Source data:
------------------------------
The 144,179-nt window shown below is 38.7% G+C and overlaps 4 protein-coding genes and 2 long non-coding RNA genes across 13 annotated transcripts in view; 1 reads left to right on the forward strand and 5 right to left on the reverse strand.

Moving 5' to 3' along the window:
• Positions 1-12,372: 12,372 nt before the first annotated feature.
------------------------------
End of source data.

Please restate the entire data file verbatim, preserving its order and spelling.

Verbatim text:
The 144,179-nt window shown below is 38.7% G+C and overlaps 4 protein-coding genes and 2 long non-coding RNA genes across 13 annotated transcripts in view; 1 reads left to right on the forward strand and 5 right to left on the reverse strand.

Moving 5' to 3' along the window:
• Positions 1-12,372: 12,372 nt before the first annotated feature.